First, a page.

Out of an initial total order of 6 (3 + 3), all delivered in 2013. 6 more are ordered in 2013(of which were delivered by 2014) and another 8 in a new order on 15/4/2014 for delivery by 2016, making Egypt eventually the largest operator of C-295 fleet worldwide with total of 20.[38][39][40]
An-74 Coaler 170px 23x15px Ukraine Tactical transport T-200A

<math>\Big\}</math> 13[41][42][43]
DHC-5 Buffalo 170px 23x15px Canada
Tactical transport
Navigational training
To be phased out.
AH-64 Apache 170px 23x15px United States Attack helicopter D 46 Modernization of current fleet is underway and an additional 10 AH-64D Longbow Block II Entered service in November 2014.[44]
Mi-17 Hip 170px 23x15px Russia Assault Support H 24 Ordered in 2009 & were delivered by end 2010.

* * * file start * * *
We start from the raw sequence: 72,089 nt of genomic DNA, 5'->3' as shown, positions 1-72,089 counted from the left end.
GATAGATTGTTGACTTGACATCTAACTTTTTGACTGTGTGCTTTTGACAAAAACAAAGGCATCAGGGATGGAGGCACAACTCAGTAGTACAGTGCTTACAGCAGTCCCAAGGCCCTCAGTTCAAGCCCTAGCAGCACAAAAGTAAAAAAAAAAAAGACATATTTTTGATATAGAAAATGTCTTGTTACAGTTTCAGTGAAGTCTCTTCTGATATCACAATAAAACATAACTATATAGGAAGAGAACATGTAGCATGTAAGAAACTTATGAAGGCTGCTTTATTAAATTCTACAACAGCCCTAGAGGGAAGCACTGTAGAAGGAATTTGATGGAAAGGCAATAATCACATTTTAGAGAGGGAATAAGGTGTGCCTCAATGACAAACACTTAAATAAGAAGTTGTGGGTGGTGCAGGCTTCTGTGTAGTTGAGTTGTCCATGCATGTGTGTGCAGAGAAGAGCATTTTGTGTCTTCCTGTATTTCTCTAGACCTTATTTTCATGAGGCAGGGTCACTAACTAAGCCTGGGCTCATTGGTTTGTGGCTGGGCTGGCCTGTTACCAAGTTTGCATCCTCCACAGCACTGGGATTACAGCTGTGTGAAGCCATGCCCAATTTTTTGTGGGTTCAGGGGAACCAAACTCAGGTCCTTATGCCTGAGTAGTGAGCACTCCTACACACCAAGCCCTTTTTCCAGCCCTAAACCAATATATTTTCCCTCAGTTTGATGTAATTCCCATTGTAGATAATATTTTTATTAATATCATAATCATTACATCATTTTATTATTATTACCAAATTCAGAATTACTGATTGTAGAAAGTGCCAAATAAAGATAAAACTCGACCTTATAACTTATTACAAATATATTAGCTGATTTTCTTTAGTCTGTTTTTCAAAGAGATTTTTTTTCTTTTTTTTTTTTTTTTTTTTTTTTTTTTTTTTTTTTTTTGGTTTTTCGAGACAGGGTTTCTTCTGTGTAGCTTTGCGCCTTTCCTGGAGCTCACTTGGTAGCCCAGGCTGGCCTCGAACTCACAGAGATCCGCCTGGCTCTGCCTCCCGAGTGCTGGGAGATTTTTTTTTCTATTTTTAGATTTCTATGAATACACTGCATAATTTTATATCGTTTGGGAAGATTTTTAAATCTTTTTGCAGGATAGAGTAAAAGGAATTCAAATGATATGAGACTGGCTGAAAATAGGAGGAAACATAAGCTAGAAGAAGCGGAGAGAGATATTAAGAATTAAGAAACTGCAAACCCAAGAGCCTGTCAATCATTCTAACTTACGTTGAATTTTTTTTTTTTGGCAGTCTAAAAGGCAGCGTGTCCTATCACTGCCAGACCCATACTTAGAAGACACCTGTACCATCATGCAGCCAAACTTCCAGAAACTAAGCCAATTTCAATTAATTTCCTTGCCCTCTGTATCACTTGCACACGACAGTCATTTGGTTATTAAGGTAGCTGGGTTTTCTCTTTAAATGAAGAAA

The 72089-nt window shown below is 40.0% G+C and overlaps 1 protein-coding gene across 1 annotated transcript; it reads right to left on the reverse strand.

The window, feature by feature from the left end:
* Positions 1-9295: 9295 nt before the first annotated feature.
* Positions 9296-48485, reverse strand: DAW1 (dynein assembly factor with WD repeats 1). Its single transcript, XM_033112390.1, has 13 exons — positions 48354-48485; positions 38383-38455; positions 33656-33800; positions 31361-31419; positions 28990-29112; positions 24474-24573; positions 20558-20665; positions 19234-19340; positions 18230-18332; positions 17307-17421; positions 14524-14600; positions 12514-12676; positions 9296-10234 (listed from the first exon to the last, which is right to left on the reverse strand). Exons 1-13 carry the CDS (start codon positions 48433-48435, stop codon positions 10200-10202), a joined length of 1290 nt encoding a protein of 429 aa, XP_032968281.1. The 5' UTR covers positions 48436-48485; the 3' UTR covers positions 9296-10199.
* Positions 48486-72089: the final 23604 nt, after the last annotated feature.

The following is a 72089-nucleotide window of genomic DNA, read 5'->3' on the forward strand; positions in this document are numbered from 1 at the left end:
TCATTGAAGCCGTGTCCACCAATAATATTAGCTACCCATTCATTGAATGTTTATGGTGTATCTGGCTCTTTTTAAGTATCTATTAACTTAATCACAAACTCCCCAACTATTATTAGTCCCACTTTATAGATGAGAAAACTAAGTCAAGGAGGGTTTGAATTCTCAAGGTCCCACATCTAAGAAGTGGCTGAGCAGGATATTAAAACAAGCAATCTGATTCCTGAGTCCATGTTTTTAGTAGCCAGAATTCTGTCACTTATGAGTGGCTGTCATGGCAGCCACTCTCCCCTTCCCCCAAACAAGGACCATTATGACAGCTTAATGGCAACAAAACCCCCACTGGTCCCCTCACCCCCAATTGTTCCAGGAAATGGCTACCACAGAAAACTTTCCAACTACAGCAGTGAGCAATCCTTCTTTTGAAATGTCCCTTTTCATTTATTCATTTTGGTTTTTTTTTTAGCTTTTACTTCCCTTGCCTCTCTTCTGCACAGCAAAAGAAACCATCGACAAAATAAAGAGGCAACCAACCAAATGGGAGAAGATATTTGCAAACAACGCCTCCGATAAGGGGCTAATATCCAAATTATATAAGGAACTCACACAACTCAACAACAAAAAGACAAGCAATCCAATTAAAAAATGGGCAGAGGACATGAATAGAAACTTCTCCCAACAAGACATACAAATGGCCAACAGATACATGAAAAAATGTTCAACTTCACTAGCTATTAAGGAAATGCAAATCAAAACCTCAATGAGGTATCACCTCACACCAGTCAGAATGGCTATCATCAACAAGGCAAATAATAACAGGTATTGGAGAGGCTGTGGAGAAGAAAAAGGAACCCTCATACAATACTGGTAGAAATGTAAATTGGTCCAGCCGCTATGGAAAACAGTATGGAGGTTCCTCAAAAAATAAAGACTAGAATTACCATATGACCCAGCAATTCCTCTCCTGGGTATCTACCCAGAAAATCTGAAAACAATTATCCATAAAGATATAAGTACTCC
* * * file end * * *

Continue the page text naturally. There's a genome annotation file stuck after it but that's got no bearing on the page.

Mi-8 Hip 170px 23x15px Soviet Union
Artillery observer
Out of over 140 delivered, some replaced by Mi-17 Hip.
Sea King 170px 23x15px United Kingdom ASW Mk.47 5 Egyptian variant of the British HAS.2 model, out of 6 delivered.
Commando 170px 23x15px United Kingdom
Assault Support
Assault Support
A total of 28 were delivered, 2 Mk.2B version were relegated as VIP transport of the Presidential fleet.
Sikorsky UH-60 Black Hawk 170px 23x15px United States
Assault Support
Assault Support
SA-342 Gazelle 170px 23x15px France
23x15px Egypt

Maritime Patrol
Battlefield Scout
Attack helicopter
Out of 108 license-built by the Arab British Helicopter Company.
CH-47 Chinook 170px 23x15px Italy
23x15px United States

Navigational training
Assault Support
All 4 Navigational training CH-47C were upgraded to D standard by 2010. New order for additional 6 rebuilt CH-47D is in progress.
SH-2G Super Seasprite 170px 23x15px United States ASW G/E 13 Electronic/Navigation Suite upgraded to Egyptian Navy requirements.
AgustaWestland AW109 170px 23x15px Italy AM 3 Aeromedical evacuation.[45]
AgustaWestland AW139 170px 23x15px Italy
23x15px United States
SAR 2 Search and Rescue.[46][47]
Trainer Aircraft
Alpha Jet 170px 23x15px France
23x15px Egypt

License built by AOI. May be replaced with Hongdu L-15.